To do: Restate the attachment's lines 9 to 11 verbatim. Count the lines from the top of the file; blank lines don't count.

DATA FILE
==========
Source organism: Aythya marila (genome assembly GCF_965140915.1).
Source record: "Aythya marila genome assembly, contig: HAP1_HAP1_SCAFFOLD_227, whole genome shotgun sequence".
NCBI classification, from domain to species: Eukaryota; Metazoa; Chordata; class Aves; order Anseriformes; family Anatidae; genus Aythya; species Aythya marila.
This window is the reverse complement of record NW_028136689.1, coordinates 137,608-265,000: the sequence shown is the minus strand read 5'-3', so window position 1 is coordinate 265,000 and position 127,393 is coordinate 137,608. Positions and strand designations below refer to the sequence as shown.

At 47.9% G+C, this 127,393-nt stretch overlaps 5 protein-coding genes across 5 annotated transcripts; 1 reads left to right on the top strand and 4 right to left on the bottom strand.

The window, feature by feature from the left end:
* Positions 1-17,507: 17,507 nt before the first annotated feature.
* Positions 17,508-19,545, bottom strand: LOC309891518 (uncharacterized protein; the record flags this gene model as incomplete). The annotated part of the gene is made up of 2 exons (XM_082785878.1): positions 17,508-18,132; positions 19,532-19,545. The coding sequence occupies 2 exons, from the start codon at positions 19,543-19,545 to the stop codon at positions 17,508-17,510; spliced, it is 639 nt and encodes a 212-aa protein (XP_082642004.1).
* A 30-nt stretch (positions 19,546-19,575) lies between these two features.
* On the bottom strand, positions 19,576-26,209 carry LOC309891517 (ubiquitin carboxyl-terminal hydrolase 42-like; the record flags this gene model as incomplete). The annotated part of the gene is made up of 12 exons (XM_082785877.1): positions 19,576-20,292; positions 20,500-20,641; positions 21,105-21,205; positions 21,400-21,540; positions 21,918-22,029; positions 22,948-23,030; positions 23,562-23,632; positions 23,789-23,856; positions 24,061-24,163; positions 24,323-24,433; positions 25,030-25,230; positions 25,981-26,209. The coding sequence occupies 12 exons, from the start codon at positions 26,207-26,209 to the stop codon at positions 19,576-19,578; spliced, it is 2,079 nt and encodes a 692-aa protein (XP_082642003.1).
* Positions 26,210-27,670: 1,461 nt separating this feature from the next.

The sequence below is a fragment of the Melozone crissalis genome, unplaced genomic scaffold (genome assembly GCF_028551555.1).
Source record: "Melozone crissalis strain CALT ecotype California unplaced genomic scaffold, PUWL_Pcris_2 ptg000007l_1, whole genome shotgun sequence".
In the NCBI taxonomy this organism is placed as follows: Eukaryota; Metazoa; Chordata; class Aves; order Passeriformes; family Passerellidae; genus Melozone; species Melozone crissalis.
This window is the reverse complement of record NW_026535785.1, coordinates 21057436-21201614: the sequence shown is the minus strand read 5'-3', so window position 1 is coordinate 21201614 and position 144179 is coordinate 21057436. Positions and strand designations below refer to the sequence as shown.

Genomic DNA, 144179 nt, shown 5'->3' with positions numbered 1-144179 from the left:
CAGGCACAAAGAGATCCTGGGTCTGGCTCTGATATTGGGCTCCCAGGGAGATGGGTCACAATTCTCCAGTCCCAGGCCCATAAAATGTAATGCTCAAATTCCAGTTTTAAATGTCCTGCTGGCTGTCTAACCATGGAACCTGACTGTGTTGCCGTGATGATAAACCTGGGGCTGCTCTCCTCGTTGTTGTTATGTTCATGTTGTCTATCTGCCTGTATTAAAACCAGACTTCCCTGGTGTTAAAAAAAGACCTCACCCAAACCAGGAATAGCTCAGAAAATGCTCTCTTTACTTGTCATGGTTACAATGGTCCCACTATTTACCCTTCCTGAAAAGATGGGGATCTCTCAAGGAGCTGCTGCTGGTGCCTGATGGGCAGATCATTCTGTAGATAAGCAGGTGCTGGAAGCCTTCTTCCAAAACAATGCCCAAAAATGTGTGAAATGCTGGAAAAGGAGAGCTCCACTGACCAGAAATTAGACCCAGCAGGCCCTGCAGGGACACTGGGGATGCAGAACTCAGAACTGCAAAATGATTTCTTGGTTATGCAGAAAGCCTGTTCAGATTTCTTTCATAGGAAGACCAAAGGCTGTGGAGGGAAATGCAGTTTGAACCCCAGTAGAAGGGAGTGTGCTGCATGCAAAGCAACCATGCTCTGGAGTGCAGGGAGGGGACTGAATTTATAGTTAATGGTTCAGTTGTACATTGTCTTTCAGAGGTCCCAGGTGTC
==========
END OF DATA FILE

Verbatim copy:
* A 30-nt stretch (positions 19,546-19,575) lies between these two features.
* On the bottom strand, positions 19,576-26,209 carry LOC309891517 (ubiquitin carboxyl-terminal hydrolase 42-like; the record flags this gene model as incomplete). The annotated part of the gene is made up of 12 exons (XM_082785877.1): positions 19,576-20,292; positions 20,500-20,641; positions 21,105-21,205; positions 21,400-21,540; positions 21,918-22,029; positions 22,948-23,030; positions 23,562-23,632; positions 23,789-23,856; positions 24,061-24,163; positions 24,323-24,433; positions 25,030-25,230; positions 25,981-26,209. The coding sequence occupies 12 exons, from the start codon at positions 26,207-26,209 to the stop codon at positions 19,576-19,578; spliced, it is 2,079 nt and encodes a 692-aa protein (XP_082642003.1).
* Positions 26,210-27,670: 1,461 nt separating this feature from the next.